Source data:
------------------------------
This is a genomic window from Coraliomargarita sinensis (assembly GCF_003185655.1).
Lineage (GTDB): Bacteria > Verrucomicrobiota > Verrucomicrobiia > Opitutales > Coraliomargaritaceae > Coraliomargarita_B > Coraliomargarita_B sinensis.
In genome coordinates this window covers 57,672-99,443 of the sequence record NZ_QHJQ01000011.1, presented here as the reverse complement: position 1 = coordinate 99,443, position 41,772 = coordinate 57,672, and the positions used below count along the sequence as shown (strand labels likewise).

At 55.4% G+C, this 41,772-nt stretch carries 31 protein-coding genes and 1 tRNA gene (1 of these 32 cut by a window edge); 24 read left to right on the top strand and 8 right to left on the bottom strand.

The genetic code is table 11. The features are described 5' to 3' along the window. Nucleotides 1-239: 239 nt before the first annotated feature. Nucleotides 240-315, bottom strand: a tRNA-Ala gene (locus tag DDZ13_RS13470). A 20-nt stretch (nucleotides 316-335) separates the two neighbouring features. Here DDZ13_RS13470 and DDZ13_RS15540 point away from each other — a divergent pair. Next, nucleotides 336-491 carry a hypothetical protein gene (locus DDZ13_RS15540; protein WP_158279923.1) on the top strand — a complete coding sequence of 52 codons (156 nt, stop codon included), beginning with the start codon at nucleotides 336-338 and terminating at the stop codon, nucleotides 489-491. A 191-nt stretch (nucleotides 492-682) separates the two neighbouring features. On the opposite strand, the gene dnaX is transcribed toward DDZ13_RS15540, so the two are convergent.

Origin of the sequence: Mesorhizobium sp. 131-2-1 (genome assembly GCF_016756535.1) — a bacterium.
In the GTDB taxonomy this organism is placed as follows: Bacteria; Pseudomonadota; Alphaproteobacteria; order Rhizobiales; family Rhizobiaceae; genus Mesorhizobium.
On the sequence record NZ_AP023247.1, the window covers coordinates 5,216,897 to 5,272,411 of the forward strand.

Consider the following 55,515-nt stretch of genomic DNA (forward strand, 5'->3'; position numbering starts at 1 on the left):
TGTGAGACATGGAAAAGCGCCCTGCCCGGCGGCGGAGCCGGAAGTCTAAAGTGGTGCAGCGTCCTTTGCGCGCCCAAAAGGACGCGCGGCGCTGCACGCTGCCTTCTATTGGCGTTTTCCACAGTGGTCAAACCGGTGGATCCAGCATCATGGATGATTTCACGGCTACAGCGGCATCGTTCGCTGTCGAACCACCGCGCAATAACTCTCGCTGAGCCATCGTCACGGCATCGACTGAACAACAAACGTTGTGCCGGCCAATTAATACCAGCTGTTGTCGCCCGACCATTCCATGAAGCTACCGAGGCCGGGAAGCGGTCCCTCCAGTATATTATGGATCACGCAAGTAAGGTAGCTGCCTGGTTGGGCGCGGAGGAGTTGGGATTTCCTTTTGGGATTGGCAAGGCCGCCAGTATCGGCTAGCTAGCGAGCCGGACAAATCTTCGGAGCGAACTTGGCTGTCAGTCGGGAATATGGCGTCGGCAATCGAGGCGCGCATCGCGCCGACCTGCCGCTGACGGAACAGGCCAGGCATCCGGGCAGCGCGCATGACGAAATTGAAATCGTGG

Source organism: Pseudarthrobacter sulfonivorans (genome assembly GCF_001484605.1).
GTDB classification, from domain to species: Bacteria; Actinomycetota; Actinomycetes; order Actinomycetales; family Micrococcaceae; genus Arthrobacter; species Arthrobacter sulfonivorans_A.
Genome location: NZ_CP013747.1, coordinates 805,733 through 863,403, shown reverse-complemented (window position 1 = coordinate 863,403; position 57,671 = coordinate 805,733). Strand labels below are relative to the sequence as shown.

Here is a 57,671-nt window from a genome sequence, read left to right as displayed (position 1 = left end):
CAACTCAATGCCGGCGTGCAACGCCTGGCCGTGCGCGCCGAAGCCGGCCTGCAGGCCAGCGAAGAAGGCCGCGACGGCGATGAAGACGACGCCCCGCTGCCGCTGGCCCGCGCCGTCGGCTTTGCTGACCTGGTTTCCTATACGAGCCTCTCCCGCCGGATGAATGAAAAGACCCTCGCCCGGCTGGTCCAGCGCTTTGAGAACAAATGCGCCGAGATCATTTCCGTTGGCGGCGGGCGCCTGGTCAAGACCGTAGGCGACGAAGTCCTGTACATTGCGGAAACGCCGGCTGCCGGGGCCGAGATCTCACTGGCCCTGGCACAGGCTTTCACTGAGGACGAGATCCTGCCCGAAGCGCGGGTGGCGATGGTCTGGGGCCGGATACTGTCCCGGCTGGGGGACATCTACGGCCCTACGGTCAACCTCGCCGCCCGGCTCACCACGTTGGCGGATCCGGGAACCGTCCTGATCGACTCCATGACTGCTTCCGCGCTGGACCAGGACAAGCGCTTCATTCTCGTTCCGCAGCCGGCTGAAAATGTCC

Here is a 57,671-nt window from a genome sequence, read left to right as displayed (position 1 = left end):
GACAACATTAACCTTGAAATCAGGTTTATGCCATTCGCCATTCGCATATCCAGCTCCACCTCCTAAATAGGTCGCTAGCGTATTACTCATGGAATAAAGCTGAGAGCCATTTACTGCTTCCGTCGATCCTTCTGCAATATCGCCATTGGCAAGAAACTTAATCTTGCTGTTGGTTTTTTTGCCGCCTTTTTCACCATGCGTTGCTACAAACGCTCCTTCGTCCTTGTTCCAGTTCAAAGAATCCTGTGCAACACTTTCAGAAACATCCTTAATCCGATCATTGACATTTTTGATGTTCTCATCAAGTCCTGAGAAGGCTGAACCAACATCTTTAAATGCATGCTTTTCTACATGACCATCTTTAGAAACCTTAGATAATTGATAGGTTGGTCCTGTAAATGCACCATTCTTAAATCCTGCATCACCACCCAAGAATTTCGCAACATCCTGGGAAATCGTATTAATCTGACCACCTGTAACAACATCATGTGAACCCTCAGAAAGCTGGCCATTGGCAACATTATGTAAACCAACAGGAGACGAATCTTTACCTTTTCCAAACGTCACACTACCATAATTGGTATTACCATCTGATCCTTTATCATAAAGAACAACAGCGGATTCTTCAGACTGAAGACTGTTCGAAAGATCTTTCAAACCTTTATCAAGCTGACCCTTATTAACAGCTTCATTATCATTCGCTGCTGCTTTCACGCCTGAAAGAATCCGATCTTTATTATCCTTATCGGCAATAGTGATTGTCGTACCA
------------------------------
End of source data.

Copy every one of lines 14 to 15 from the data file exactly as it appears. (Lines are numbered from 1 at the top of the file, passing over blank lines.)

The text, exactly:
Here is a 57,671-nt window from a genome sequence, read left to right as displayed (position 1 = left end):
CAACTCAATGCCGGCGTGCAACGCCTGGCCGTGCGCGCCGAAGCCGGCCTGCAGGCCAGCGAAGAAGGCCGCGACGGCGATGAAGACGACGCCCCGCTGCCGCTGGCCCGCGCCGTCGGCTTTGCTGACCTGGTTTCCTATACGAGCCTCTCCCGCCGGATGAATGAAAAGACCCTCGCCCGGCTGGTCCAGCGCTTTGAGAACAAATGCGCCGAGATCATTTCCGTTGGCGGCGGGCGCCTGGTCAAGACCGTAGGCGACGAAGTCCTGTACATTGCGGAAACGCCGGCTGCCGGGGCCGAGATCTCACTGGCCCTGGCACAGGCTTTCACTGAGGACGAGATCCTGCCCGAAGCGCGGGTGGCGATGGTCTGGGGCCGGATACTGTCCCGGCTGGGGGACATCTACGGCCCTACGGTCAACCTCGCCGCCCGGCTCACCACGTTGGCGGATCCGGGAACCGTCCTGATCGACTCCATGACTGCTTCCGCGCTGGACCAGGACAAGCGCTTCATTCTCGTTCCGCAGCCGGCTGAAAATGTCC